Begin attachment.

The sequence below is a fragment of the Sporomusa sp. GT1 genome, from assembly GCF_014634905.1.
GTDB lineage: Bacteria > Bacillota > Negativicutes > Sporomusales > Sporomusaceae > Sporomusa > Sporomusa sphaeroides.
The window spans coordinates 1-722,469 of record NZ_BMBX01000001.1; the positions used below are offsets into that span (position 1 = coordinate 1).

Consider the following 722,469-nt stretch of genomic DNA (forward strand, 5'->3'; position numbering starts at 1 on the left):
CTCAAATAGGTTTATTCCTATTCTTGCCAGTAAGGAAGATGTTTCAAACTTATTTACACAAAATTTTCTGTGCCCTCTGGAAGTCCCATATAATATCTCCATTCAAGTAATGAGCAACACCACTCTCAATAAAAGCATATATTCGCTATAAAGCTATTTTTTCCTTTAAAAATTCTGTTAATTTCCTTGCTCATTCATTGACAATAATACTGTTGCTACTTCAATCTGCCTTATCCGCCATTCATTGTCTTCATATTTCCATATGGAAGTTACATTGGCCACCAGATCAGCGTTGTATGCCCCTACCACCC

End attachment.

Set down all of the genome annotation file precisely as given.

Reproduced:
The sequence below is a fragment of the Sporomusa sp. GT1 genome, from assembly GCF_014634905.1.
GTDB lineage: Bacteria > Bacillota > Negativicutes > Sporomusales > Sporomusaceae > Sporomusa > Sporomusa sphaeroides.
The window spans coordinates 1-722,469 of record NZ_BMBX01000001.1; the positions used below are offsets into that span (position 1 = coordinate 1).

Consider the following 722,469-nt stretch of genomic DNA (forward strand, 5'->3'; position numbering starts at 1 on the left):
CTCAAATAGGTTTATTCCTATTCTTGCCAGTAAGGAAGATGTTTCAAACTTATTTACACAAAATTTTCTGTGCCCTCTGGAAGTCCCATATAATATCTCCATTCAAGTAATGAGCAACACCACTCTCAATAAAAGCATATATTCGCTATAAAGCTATTTTTTCCTTTAAAAATTCTGTTAATTTCCTTGCTCATTCATTGACAATAATACTGTTGCTACTTCAATCTGCCTTATCCGCCATTCATTGTCTTCATATTTCCATATGGAAGTTACATTGGCCACCAGATCAGCGTTGTATGCCCCTACCACCC